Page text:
My wife asked me the following question, which I don't really know the answer to: there is a group of women who get together regularly to daven shacharis together and say tehillim. Does the place that they daven have the din of a beis knesses?
My wife had a hava amina that since there was no minyan, it could not be a beis knesses, but I don't know if the two ideas go hand in hand. You can have a minyan held even semi-regularly in a place that does not have the status of a beis knesses (in some communities where people live far from shul there are something Friday night minyanim in people's homes), so why can't you have a place that has the status of beis knesses but has no minyan? It's just the other side of the same coin.
Turning to the parsha, the sefer Nesivei Chaim raises the following question: The Rambam in peirush hamishnayos writes that if a navi says something good is going to happen, you can take it to the bank -- Hashem will never go back on that promise. (The Meshech Chochma quotes this in a number of places which I posted about already here and here.) In the beginning of our parsha, Hashem tells Moshe to tell Bnei Yisrael that he will bring them to Eretz Yisrael, "V'hai'veisi eschem el ha'aretz..." (6:8) Based on the Rambam, that promise should be irrevocable, guaranteed 100%. Yet, that promise was in fact never fulfilled. The generation that left Egypt (at least those over 20) all died in the desert and never made it to Eretz Yisrael. Doesn't that contradict the principle the Rambam sets out? (See Ohr haChaim, Ibn Ezra, Seforno)
Rav Elezri answers by quoting the Rambam's reasoning for his principle. How can you tell a true prophet from a false one? Simple: a true prophet can make claims that are 100% guaranteed. The Rambam's principle serves as a check against doubt and as a means of testing the veracity of nevuah.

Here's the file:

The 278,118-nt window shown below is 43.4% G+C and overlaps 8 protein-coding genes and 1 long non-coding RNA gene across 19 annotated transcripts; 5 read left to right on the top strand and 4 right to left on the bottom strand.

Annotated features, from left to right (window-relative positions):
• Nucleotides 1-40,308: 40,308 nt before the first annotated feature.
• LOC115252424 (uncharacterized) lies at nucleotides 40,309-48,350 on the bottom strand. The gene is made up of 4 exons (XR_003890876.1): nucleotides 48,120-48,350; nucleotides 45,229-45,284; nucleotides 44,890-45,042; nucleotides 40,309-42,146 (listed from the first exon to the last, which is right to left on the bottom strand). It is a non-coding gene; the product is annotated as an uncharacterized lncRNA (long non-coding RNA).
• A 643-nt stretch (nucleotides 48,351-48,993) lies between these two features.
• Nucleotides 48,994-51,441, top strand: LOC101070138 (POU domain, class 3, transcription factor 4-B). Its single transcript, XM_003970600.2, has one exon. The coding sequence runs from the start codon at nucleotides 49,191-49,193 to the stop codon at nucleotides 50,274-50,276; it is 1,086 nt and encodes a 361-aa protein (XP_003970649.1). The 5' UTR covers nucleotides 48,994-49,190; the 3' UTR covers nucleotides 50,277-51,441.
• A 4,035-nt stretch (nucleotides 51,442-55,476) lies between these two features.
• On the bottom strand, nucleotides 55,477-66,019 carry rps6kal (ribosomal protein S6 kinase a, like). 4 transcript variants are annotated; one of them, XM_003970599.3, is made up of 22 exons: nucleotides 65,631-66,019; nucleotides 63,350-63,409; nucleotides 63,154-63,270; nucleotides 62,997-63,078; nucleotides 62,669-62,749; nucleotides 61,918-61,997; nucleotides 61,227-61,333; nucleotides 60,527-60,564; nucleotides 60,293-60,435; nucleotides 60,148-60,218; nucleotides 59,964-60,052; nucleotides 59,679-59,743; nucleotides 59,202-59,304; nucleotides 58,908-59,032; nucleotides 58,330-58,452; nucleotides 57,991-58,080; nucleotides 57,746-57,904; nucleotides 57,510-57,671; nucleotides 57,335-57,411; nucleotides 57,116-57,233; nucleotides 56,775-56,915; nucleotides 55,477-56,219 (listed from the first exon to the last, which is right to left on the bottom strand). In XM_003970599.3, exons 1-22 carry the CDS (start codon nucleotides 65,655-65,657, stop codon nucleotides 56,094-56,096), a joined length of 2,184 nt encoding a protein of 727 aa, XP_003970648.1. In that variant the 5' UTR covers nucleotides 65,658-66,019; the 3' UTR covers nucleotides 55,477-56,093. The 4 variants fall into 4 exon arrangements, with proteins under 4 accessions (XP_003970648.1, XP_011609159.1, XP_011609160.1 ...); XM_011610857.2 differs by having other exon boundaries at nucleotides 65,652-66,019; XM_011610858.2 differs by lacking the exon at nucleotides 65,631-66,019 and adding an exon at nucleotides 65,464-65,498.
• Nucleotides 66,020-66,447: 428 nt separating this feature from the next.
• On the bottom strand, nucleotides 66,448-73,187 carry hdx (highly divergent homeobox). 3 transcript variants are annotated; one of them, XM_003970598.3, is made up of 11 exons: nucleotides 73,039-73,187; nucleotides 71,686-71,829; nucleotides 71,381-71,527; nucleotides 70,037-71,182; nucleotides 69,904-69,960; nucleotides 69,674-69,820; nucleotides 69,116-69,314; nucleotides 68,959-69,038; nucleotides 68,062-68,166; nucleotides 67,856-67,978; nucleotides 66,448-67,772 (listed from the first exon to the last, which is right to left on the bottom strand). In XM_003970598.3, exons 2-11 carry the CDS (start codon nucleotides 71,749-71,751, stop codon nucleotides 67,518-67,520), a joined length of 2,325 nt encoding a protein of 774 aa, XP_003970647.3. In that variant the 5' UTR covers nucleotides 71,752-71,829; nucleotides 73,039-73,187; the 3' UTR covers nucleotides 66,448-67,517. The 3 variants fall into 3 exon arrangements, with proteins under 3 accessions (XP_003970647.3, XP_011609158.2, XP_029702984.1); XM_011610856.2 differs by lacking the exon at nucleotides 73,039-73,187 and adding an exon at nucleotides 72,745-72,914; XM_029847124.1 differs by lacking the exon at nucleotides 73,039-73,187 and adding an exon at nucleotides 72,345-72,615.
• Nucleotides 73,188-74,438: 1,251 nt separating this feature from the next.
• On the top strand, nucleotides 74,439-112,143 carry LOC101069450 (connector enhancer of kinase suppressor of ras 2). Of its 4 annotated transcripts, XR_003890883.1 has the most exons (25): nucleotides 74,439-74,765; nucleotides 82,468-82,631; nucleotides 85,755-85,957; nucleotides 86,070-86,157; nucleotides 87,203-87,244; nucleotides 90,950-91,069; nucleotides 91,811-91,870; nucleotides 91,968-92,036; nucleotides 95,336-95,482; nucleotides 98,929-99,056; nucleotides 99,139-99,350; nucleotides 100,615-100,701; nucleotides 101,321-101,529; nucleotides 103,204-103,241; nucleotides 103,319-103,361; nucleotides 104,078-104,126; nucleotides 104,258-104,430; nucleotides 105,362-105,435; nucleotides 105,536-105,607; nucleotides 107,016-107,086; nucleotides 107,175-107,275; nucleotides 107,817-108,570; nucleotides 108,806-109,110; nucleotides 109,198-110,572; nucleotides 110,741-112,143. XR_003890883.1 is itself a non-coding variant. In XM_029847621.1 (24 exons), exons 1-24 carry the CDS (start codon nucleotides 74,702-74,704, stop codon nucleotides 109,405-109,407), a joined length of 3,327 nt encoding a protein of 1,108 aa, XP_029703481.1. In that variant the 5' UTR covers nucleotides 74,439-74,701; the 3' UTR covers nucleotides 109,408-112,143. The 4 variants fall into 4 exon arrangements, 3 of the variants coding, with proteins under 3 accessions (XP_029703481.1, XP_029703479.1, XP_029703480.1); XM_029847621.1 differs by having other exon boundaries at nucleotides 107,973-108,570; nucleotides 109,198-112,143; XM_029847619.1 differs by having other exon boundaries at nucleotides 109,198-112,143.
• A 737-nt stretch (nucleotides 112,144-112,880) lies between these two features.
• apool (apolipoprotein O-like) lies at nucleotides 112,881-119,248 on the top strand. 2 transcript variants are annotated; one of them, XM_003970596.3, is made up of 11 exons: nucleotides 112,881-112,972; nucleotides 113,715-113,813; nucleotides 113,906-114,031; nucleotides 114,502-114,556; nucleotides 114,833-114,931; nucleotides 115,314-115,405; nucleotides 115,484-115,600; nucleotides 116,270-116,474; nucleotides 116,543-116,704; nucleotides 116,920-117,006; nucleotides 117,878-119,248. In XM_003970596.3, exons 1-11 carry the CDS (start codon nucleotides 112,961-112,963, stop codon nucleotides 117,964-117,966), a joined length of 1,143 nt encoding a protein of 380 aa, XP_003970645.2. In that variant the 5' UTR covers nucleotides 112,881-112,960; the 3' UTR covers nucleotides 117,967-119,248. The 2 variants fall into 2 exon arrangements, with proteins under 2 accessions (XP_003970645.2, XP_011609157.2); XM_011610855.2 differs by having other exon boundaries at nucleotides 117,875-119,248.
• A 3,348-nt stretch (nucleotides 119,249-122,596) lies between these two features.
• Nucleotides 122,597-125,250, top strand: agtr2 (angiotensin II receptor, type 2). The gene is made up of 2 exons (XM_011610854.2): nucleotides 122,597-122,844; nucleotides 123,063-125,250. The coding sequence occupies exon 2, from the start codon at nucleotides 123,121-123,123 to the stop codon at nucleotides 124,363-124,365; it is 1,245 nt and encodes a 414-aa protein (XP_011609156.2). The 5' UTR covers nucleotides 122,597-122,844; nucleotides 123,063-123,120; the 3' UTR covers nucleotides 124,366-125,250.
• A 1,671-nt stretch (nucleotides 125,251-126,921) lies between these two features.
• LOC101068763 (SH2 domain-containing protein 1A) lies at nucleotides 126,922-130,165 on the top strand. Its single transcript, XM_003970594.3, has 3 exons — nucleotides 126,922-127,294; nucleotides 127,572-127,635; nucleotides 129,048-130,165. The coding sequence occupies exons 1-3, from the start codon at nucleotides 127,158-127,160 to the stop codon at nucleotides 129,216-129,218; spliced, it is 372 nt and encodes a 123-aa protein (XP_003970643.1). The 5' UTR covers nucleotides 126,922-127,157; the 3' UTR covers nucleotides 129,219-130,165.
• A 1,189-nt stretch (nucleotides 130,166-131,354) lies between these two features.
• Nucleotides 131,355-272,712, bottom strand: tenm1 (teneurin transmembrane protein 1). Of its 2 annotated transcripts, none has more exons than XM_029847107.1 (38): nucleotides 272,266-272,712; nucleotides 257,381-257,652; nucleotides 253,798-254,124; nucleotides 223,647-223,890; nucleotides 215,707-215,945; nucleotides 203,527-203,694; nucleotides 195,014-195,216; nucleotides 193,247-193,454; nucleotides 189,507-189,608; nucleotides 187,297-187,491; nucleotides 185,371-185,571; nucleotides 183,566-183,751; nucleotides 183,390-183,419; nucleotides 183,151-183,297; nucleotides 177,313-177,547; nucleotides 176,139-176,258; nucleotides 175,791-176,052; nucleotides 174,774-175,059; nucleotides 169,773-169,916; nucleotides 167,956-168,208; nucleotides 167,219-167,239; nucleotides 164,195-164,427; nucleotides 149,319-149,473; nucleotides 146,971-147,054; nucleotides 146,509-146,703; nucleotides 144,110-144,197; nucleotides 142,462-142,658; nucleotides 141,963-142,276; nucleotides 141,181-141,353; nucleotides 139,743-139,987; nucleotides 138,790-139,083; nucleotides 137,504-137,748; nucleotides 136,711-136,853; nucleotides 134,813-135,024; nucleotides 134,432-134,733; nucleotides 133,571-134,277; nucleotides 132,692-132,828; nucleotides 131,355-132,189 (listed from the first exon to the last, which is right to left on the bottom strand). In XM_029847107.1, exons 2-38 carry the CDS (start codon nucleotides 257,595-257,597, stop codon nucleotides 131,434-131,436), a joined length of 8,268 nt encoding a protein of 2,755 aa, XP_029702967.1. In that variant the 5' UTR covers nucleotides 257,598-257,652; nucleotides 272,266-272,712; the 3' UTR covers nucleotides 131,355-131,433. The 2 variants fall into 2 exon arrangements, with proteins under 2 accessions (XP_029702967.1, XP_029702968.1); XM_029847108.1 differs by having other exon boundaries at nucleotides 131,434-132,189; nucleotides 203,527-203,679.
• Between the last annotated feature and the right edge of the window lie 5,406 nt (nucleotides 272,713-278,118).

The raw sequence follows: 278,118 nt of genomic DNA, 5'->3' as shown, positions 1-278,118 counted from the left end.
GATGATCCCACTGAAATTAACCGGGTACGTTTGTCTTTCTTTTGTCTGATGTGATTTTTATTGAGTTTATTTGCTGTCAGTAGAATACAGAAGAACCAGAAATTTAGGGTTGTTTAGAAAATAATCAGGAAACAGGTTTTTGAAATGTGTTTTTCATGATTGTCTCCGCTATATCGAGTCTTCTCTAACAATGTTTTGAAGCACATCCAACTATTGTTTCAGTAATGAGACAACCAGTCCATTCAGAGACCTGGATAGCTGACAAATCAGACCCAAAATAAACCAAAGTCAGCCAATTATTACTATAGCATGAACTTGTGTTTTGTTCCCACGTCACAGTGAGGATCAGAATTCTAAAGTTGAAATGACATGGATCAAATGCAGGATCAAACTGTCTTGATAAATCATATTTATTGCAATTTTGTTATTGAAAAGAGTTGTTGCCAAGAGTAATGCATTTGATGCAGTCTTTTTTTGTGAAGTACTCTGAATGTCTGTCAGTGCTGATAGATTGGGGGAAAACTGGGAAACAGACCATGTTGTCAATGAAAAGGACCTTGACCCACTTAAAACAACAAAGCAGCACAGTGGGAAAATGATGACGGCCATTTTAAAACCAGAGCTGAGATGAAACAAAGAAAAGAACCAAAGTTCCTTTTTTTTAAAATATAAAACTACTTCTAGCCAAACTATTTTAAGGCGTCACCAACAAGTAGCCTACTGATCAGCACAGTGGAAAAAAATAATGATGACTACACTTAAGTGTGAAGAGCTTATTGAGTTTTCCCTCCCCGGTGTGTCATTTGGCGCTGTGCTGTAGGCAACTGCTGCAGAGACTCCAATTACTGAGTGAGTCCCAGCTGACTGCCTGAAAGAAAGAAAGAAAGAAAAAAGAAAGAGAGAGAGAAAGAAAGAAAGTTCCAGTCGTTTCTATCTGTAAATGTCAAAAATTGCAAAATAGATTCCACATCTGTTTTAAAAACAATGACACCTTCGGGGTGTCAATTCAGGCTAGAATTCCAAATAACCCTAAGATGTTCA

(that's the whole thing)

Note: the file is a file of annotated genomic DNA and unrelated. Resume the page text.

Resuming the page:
Such a test and check may be necessary for all other nevi'im, says Rav Elezri, but not so for Moshe. "V'gam becha ya'aminu l'olam," the Torah promises. Belief in the prophecy of Moshe is a cardinal tenant of our faith. Therefore, since no check against doubt is needed, there is no guarantee of every promise spoken by Moshe coming true.
I think you can make the same argument with a slight twist. In our parsha, Moshe complains to Hashem that if Bnei Yisrael did not listen to him, surely Pharoah will not listen either, "v'ani aral sefasayim," not to mention that he also has a lisp. Why does Moshe bring up his lisp here? Didn't he already make the argument in last week's parsha, and Hashem had already responded that he gives the power of speech and will help Moshe. Why are we revisiting the same argument all over again?
The Techeiles Mordechai, R' Schwadron, explains that Moshe was unique in that "Shechina m'daberes b'toch grono," it was as if G-d was speaking from his mouth. Moshe thought this was the help Hashem would give to overcome Moshe's lisp. However, there is a downside to this type of help. The Rambam's principle only works for a promise made by a navi, not a promise made by Hashem himself.
Moshe thought that if Bnei Yisrael could ignore him, it must be because he is guilty of some cheit, and that cheit is interfering with the message. If so, perhaps Pharoah would not listen. Perhaps the geulah itself would be in jeopardy. "Ani aral sefasayim" -- the words aren't my words, thought Moshe -- they are G-d's words. Therefore, the Rambam's principle that guarantees the words of a navi will come true doesn't apply, and who knows what will happen?
So maybe this is also why the Rambam's principle does not apply to the promise of "V'hei'veisi..." When Moshe made that promise, it was not words of a navi that Bnei Yisrael heard, but rather it was "Shechina m'daberes m'toch grono."